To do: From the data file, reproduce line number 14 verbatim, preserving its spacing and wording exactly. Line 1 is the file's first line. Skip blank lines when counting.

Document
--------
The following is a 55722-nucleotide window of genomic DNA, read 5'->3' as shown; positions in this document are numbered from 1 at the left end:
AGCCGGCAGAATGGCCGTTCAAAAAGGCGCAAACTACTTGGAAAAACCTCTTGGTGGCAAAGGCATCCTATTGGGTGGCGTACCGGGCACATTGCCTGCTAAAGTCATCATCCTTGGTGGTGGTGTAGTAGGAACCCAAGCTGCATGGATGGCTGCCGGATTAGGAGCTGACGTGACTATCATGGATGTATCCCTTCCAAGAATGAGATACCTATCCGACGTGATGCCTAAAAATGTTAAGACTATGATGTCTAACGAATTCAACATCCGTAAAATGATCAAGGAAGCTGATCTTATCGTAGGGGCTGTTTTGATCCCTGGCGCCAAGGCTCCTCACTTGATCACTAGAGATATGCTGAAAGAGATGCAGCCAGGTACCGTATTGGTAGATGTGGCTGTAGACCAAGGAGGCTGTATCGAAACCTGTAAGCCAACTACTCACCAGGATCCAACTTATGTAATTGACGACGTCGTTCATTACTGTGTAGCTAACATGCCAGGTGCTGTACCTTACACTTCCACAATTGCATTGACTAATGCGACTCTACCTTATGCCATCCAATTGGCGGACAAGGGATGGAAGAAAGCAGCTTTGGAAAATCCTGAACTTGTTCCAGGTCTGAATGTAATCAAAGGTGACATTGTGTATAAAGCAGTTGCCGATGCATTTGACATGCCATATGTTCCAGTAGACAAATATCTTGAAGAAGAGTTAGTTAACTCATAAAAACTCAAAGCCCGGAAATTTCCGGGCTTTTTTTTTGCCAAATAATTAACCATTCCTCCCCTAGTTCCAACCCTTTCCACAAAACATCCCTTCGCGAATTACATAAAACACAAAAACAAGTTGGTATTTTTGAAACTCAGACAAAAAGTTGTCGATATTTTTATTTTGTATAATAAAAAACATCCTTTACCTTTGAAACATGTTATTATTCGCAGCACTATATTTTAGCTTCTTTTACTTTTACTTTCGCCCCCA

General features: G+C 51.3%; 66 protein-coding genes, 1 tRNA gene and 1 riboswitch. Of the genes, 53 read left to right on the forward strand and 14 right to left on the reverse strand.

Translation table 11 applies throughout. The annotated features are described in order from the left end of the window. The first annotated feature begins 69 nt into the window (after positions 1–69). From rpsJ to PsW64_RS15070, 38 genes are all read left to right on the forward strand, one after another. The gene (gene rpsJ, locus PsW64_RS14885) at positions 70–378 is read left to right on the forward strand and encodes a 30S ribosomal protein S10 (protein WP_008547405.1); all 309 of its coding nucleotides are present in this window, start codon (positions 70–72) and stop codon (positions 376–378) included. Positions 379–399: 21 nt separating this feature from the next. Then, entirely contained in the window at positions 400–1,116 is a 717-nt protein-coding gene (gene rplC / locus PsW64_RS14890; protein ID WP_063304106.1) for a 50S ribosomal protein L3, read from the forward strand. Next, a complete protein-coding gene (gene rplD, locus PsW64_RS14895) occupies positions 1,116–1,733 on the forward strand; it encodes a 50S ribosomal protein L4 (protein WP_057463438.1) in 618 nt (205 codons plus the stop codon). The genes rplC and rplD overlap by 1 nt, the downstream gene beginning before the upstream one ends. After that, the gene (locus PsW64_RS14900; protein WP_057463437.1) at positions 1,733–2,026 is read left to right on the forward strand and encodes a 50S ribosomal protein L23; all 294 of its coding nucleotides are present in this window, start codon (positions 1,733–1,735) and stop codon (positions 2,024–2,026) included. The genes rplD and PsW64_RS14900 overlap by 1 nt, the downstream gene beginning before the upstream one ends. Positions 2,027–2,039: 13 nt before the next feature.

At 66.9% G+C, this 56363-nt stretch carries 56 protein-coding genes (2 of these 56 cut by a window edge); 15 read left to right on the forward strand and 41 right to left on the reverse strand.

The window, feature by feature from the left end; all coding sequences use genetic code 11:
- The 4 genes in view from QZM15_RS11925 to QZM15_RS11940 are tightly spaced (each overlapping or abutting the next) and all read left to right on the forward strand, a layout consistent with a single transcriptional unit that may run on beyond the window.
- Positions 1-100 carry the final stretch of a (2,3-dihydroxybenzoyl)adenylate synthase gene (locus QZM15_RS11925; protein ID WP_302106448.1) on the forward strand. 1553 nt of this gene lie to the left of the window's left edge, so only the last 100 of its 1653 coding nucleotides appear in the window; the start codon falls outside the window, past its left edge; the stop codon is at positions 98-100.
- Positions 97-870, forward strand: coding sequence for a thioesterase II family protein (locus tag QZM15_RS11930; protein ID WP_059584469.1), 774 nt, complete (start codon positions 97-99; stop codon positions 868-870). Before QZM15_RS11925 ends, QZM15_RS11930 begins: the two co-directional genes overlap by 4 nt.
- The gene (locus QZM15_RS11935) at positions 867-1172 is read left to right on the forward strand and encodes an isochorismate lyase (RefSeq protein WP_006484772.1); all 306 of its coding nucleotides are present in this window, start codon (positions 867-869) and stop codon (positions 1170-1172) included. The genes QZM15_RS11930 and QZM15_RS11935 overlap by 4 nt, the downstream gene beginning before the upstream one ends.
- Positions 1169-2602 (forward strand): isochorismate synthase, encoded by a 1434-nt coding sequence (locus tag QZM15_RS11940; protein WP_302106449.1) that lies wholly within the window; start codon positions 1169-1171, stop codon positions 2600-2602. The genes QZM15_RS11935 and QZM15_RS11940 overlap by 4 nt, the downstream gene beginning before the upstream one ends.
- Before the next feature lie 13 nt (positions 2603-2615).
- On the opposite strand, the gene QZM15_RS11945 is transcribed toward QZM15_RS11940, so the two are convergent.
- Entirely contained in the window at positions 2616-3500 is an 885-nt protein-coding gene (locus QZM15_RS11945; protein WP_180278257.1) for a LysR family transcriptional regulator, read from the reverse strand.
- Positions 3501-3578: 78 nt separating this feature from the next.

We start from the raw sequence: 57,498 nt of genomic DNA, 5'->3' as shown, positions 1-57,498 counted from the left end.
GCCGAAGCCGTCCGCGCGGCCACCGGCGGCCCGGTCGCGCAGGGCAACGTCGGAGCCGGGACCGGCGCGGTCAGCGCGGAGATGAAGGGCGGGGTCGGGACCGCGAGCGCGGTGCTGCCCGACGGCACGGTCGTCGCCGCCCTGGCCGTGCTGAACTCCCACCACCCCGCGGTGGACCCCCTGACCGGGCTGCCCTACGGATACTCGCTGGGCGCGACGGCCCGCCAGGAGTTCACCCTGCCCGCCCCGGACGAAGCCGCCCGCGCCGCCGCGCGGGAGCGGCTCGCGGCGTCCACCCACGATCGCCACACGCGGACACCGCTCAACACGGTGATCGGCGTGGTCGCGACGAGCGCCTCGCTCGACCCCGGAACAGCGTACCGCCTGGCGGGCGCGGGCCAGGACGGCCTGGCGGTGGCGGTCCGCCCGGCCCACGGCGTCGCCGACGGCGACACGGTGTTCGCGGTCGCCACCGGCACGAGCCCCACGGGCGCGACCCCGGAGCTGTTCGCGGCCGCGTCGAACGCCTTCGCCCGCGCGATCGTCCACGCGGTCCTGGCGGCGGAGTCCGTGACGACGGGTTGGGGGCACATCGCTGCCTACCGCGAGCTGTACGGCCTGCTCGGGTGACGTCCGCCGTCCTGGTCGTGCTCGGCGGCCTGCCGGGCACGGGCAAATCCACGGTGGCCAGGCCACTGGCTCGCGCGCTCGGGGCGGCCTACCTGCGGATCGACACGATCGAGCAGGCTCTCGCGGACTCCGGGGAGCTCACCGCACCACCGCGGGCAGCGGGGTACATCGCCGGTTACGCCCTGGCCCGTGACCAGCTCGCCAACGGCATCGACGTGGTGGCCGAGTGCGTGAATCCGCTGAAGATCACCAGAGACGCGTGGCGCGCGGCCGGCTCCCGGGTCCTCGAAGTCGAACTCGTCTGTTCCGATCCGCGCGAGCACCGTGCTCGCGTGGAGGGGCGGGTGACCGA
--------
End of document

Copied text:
- Entirely contained in the window at positions 2616-3500 is an 885-nt protein-coding gene (locus QZM15_RS11945; protein WP_180278257.1) for a LysR family transcriptional regulator, read from the reverse strand.